# Yield and interest rate?

Are they the same thing?

Is yield the annualized return rate?

Why when yield rise, yearly return increases but price falls?

The yield associated with an asset is the ratio of the (usually annual) return produced by that asset to its price: $$\text{Yield (%)}=\frac{\text{Annual Return (\)}}{\text{Price of Asset (\)}}.$$
An interest rate is an example of a yield. For example, suppose a bank account pays an interest rate of x% p.a. That means that \$100 deposited in the account today would become \$(100+x) in a year's time. The annual return is therefore \$x. We can plug these numbers into our formula to calculate the yield: $$\text{Yield}=\frac{\x}{\100}=x\%.$$ In this example the yield is just the interest rate, so the two coincide. More complicated case: yields and asset prices Things get a little more complicated when the interest rate is fixed but the price of the asset can change over time. For example, the government issues bonds when it needs to borrow money. Each bond has an initial price and a set annual return (known as the coupon payment) that does not change over the entire life of the bond. Suppose that we have a bond that initially costs \$100 and has a coupon payment of \$5 (meaning that you get \$5 for each year that you hold the bond). We can check the bond's coupon yield: $$\text{Coupon Yield}=\frac{\5}{\100}=5\%.$$ This is, again, just like an interest rate.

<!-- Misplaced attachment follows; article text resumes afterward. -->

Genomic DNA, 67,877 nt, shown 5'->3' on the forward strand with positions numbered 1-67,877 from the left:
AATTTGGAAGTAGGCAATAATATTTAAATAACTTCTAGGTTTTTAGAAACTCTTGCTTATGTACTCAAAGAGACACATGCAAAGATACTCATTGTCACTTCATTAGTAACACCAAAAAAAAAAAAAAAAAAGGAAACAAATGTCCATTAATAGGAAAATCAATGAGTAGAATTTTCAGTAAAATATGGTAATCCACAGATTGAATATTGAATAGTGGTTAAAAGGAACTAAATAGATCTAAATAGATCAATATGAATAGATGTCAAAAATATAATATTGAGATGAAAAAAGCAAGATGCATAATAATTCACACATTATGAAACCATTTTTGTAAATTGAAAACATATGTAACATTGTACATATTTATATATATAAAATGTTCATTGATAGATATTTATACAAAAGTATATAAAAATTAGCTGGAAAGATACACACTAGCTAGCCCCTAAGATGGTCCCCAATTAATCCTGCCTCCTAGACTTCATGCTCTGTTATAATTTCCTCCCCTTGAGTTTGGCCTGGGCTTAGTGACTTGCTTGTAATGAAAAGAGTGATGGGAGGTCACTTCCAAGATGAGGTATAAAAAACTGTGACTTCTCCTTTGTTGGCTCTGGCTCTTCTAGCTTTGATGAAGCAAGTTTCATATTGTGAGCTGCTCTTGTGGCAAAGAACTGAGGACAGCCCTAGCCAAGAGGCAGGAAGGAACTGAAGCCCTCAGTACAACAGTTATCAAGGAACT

Now, though, suppose that banks start offering an interest rate of 10% on an ordinary savings account. Suddenly, your bond's 5% doesn't look so great! But the \$5 coupon payment can't change—it is permanently fixed when the bond is created. People are therefore going to want to try to sell their bonds to get their money back so that they can put it into a bank instead. As per normal supply & demand logic, lots of people selling bonds is going to make the price of bonds fall. So now you can buy a bond for, say, \$80. That means the yield has changed! $$\text{Current Yield}=\frac{\5}{\80}=6.25\%.$$ Alas, people are still going to be reluctant to buy the bond because it still has a lower yield than the bank account—so the price is going to have to fall even further. Eventually, the price of the bond falls to \$50, at which point $$\text{Current Yield}=\frac{\5}{\50}=10\%.$$ Now the bond and bank account have the same yield (meaning that someone with money to invest would get the same return from either). People are now indifferent between holding the bond or a bank deposit and equilibrium is restored. In practice, things are a little more complicated because people compare the returns on bonds to all kinds of assets—stocks, real estate, etc. But the principle is the same: the price of the bond adjusts to ensure that the yield on the bond is in keeping with the risk-adjusted return available elsewhere. A final note: yields where there are no interest payments The last important reason why we distinguish yields from interest rates is that some assets don't have any interest rate to speak of, but it nevertheless makes sense to talk of a yield. One example is stocks—there is no interest payment on such assets, but the board may decide to return some of the firm's profits to investors in the form of a dividend. A dividend is an amount that is paid to investors for each share that they hold. We can use the dividend to calculate a yield just as though it were an interest rate:$$\text{Dividend Yield}=\frac{\text{Dividend (\)}}{\text{Stock Price (\)}}.$$ • I think the numerator in your first equation should be$Annual Income$not$Annual Return\$. Because returns look backward and yields look forward. Also, returns take into account price appreciation (or depreciation) of the asset. And yields do not. – FreeMarketUnicorn Jul 14 '16 at 8:02